| By Seamus on 10/12/2019 1:40:52 AM | Views (388)
                         ( Master Muskegon River guide, associate and friend: Jon Fortuna, one of the fishy-est dudes I know, with "THE" most perfect brownie I have ever seen!- a true massive congrats Jon! )
In case you haven't noticed, I'm passionately obsessed, possessed and compulsive with all things  Salmo: salar and trutta-browns and Atlantic's- the "Atlantic trouts" . My Nexus book on them was the most difficult and thought draining tome I've ever embarked on. #browntroutatlanticsalmonnexus
 When a fish touches your soul at at a very early age in the impressionable boyhood stage like brown trout and Atlantic salmon did on the Baltic rivers of northern Poland that I open my Nexus book chapters with, the power of these fish to cast a spell on you for life is simply spellbinding .
When Jon a few days on one of his evening trips texted me this image of the brown he just caught with client, I could feel his shaking/trembling with joy and humbleness coming through the texted image. When I first saw it, I was awestruck by the truly magnificence of this brown's "perfect" morphology/color spectrum/allele spotting patterns- everything about this #groundzerobrowntrout specimen- simply amazing does not do Jon's catch justice. When writing #Nexus I have looked through thousands of images of brown trout for the book- some of mine and other world class photographers so kind to gift me with their works) Here is why this fish is so special.
Ground Zero Genetic Infusion 
In Nexus I romanticize the importance of our subliminal  micro- ecosystem of tiny to medium cold flowing spring-fed wooded rivers from Newaygo to Baldwin, Michigan. Here in 1884, a special train came up from the Federal Fish Hatchery- Northville, MI to stock the "first brown trout"west of the the Atlantic ocean in civilization's new world western hemisphere- kinda a big deal !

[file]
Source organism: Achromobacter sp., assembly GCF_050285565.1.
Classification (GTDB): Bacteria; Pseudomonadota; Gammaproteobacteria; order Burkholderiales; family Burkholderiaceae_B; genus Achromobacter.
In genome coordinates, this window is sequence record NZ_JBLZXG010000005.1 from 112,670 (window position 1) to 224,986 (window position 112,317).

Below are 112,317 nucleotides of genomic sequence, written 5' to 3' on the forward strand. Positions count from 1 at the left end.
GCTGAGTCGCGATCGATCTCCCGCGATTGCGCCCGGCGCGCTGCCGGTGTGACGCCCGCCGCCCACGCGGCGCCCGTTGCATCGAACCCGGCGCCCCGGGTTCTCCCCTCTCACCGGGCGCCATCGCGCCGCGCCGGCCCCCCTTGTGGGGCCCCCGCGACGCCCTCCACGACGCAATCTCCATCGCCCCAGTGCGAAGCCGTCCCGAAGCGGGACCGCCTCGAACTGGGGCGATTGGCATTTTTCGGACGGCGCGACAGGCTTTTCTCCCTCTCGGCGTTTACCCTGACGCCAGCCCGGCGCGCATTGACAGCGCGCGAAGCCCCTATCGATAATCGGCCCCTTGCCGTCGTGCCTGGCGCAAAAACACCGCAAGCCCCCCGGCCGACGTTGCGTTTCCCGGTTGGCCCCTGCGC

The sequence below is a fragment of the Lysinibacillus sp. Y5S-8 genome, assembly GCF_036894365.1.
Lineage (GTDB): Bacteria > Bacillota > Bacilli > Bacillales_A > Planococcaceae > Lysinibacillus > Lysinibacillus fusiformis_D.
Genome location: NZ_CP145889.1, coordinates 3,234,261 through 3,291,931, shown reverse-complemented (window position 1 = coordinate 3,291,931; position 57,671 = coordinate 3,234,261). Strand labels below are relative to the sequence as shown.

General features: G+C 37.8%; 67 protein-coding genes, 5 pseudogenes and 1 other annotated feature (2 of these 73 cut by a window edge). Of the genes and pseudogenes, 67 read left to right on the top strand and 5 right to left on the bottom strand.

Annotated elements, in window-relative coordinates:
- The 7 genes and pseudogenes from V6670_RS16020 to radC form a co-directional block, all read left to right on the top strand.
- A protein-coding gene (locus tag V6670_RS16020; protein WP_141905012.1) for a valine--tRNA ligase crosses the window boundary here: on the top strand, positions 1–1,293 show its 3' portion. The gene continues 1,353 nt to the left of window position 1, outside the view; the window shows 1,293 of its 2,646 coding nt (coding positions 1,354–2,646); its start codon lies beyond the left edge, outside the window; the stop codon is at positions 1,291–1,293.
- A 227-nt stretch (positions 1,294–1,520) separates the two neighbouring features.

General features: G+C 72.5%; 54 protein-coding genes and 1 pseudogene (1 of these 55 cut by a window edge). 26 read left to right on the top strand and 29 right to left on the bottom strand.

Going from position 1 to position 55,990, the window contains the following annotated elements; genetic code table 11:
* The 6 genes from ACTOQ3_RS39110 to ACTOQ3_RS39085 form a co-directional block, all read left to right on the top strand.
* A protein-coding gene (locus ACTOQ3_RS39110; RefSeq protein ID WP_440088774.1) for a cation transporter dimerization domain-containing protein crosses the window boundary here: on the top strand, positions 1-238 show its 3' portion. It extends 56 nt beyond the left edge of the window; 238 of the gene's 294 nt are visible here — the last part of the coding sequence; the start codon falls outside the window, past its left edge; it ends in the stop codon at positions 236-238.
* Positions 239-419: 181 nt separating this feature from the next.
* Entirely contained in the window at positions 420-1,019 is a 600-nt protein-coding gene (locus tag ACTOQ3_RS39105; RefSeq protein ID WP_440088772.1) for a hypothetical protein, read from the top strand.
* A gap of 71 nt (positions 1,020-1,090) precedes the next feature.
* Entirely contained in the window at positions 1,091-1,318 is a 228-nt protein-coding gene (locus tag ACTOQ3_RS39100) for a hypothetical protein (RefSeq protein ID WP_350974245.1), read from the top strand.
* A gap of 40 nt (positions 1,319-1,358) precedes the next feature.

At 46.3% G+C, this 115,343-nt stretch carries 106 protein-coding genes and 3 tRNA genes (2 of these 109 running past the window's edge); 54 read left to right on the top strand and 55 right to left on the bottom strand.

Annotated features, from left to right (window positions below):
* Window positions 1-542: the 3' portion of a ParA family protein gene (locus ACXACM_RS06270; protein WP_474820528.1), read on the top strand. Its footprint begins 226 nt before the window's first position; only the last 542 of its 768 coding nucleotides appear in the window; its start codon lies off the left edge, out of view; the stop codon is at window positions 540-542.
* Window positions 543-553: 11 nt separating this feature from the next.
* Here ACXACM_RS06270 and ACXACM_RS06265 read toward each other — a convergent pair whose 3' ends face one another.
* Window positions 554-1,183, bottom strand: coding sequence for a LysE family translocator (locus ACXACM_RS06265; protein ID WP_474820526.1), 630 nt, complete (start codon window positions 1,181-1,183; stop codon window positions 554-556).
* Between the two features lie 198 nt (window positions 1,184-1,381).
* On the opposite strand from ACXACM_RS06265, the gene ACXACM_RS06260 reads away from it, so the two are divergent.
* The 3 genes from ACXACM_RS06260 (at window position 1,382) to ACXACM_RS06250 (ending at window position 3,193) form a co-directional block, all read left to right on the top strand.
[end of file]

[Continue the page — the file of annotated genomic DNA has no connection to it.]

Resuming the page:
Baron Von Behr's promise to send his beloved Black Forest German brown trout was on that train. They are typical of  the many brown trout strains of internal river systems in Europe : mix of brown spots with red dots circled with white rings, orange "butter" bellies, and a blue sapphire dot on the cheeks- a beautiful creature! These were and still are the main allele configurations of our ground -zero browns in our Michigan legacy. Our progressive Michigan DNR, leaders in fish culture for centuries, have preserved these German brown genetics by stocking Wild Gilchrist Creek browns at fingerling stages in rivers where natural reproduction needs help. 
As time progressed, other strains of brown trout came to the new world such as Scotland's Loch Leven and more coastal estuary/large water body specimens that had access at one point or still do to the Atlantic and surrounding seas, thus having less spotting and more silvery forage pelagic based allele structures that favor their life survival strategies.
Loch Levens when river based tend to have the more fuller brown spotting/leopard spot looks dominance in their appearance. Michigan uses a Wild Rose ( Wisconsin originated) brown that has faster growth potentials than the much more elusive and shy Black Forest German Forellen( Bach Forellen is German stream brown trout). Jon's perfect specimen embodies all these allele spotting into a fusion that takes on massive artistic implications. The fusion of leopard spotting with red crimson cell-like spots , extreme orange butter, reddish blood marking transitions, a cluster of leopard spotting running into the lower belly like Marble Trout of Slovenia....the artistic diagnosis never ends with this fish!)